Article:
Feeds

'Microsoft broke anti-trust agreement,' prosecutors claim

Documenting the undocumented

Top 5 reasons to deploy VMware with Tegile

A relatively minor US anti-trust case could put Microsoft back in hot water with the government, four years after settling its long-running national case.

Prosecutors in an Iowa anti-trust suit against Microsoft have been granted special permission by a judge to present evidence to the Department of Justice (DoJ) they claim proves Microsoft breached its 2002 settlement with the DoJ. That case dragged on for more than five years.

It's claimed Microsoft's engineers used at least 500 undocumented APIs to ensure Microsoft's applications worked better with Windows than those of competitors.

Software expert Ronald Alepin, who has been giving evidence on behalf of plaintiffs in Iowa, said the APIs were made available to developers outside Microsoft in a "very low profile" way in "notes form" to "discourage" developers from using the APIs, while also allowing Microsoft to claim the APIs were documented.

One stipulation of the 2002 settlement between Microsoft and the DoJ is for Microsoft to document all APIs and Windows Communications protocols for the benefit of third parties.

It's a condition Microsoft has been consistently poor at meeting. Officials regularly monitoring Microsoft's compliance under the Microsoft Communications Protocol Program (MCPP) repeatedly criticise Microsoft for its slow progress and for failing to make adequate documentation available. They've also forced Microsoft to substantially change the program, relaxing license pricing and wording.

The Iowa case, Comes v Microsoft, claims Microsoft's business practices have unfairly hurt consumers. More from the case can be found here. ®

Intelligent flash storage arrays

More from The Register

next story
PEAK APPLE: iOS 8 is least popular Cupertino mobile OS in all of HUMAN HISTORY
'Nerd release' finally staggers past 50 per cent adoption
Microsoft to bake Skype into IE, without plugins
Redmond thinks the Object Real-Time Communications API for WebRTC is ready to roll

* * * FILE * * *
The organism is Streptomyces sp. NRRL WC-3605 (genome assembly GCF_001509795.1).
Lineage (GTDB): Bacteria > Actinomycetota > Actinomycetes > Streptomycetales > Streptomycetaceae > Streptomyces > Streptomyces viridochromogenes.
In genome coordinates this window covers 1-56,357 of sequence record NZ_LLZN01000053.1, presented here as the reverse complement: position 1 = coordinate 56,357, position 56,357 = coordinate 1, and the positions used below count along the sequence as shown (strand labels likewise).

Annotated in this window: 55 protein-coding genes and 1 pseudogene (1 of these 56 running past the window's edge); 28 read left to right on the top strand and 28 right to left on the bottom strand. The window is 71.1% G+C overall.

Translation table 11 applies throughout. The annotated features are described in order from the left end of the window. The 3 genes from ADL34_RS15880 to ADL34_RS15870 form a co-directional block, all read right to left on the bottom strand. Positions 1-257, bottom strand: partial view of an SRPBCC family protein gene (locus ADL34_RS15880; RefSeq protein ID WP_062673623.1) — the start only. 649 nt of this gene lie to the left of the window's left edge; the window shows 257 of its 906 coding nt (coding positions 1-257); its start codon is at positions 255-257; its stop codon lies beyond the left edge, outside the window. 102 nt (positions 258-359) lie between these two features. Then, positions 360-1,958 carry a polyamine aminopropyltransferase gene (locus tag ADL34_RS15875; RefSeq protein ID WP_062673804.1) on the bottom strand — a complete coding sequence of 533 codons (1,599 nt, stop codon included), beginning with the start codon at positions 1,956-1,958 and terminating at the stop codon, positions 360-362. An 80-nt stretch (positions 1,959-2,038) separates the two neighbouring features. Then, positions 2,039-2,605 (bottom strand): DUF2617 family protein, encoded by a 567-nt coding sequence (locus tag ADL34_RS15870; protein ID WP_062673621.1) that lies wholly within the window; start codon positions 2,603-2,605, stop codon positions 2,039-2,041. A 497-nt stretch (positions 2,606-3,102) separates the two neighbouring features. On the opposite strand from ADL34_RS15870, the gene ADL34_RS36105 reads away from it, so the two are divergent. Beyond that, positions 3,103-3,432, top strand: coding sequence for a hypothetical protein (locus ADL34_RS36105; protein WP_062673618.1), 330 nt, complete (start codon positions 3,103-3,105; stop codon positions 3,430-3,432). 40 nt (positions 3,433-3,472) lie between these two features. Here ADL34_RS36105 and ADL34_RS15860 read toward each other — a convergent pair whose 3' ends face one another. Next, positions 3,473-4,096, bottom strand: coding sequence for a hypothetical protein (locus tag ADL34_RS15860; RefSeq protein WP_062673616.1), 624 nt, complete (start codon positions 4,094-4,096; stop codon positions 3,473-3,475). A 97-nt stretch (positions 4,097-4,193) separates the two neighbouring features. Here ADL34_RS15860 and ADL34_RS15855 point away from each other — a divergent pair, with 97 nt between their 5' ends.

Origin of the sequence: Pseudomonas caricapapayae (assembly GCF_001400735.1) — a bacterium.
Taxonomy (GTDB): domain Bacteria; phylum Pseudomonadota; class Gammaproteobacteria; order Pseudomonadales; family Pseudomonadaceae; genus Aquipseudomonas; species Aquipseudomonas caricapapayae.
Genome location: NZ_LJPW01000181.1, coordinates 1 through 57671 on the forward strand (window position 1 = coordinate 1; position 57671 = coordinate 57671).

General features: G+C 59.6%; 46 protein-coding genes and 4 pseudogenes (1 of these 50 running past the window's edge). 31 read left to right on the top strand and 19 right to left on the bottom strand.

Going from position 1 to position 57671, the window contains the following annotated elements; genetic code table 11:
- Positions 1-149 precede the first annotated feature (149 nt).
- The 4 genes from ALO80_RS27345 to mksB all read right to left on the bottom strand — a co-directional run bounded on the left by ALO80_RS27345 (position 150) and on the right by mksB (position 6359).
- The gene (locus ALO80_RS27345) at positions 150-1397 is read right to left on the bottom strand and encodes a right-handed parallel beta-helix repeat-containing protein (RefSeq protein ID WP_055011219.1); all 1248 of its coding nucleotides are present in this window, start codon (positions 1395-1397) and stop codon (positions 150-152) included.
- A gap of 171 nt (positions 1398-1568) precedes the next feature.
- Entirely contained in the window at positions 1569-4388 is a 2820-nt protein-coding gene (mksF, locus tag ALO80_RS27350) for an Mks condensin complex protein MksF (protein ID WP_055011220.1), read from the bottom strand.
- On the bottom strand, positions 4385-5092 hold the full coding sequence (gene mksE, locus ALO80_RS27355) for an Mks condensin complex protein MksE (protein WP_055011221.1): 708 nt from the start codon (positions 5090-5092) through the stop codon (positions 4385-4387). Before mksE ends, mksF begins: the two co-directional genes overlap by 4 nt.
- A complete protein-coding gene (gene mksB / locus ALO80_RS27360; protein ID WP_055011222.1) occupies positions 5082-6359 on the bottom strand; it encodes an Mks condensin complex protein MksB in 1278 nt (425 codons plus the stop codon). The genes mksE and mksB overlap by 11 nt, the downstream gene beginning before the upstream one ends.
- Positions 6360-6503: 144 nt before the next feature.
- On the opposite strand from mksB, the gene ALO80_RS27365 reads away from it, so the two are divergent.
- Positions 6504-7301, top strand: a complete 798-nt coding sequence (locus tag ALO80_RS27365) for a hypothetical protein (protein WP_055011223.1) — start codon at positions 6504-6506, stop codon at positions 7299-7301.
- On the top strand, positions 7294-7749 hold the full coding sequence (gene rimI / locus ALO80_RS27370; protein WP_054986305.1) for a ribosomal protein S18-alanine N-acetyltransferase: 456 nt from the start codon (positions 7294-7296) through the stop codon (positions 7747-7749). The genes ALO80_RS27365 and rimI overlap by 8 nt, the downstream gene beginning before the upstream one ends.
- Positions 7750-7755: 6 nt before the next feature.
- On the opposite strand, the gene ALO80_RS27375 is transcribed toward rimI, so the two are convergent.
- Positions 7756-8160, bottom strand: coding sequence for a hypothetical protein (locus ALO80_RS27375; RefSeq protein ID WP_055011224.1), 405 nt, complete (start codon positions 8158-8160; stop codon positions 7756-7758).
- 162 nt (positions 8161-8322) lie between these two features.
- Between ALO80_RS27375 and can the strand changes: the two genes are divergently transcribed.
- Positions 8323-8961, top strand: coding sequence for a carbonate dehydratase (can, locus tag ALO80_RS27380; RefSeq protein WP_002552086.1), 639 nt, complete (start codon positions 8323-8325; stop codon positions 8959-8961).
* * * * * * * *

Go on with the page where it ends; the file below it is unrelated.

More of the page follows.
Microsoft promises Windows 10 will mean two-factor auth for all
Sneak peek at security features Redmond's baking into new OS
Mozilla: Spidermonkey ATE Apple's JavaScriptCore, THRASHED Google V8
Moz man claims the win on rivals' own benchmarks
Yes, Virginia, there IS a W3C HTML5 standard – as of now, that is
You asked for it! You begged for it! Then you gave up! And now it's HERE!
FTDI yanks chip-bricking driver from Windows Update, vows to fight on
Next driver to battle fake chips with 'non-invasive' methods
DEATH by PowerPoint: Microsoft warns of 0-day attack hidden in slides
Might put out patch in update, might chuck it out sooner
Ubuntu 14.10 tries pulling a Steve Ballmer on cloudy offerings
Oi, Windows, centOS and openSUSE – behave, we're all friends here
prev story

Whitepapers

Why cloud backup?
Combining the latest advancements in disk-based backup with secure, integrated, cloud technologies offer organizations fast and assured recovery of their critical enterprise data.
Getting started with customer-focused identity management
Learn why identity is a fundamental requirement to digital growth, and how without it there is no way to identify and engage customers in a meaningful way.
High Performance for All
While HPC is not new, it has traditionally been seen as a specialist area – is it now geared up to meet more mainstream requirements?
Storage capacity and performance optimization at Mizuno USA
Mizuno USA turn to Tegile storage technology to solve both their SAN and backup issues.
Simplify SSL certificate management across the enterprise
Simple steps to take control of SSL across the enterprise, and recommendations for a management platform for full visibility and single-point of control for these Certificates.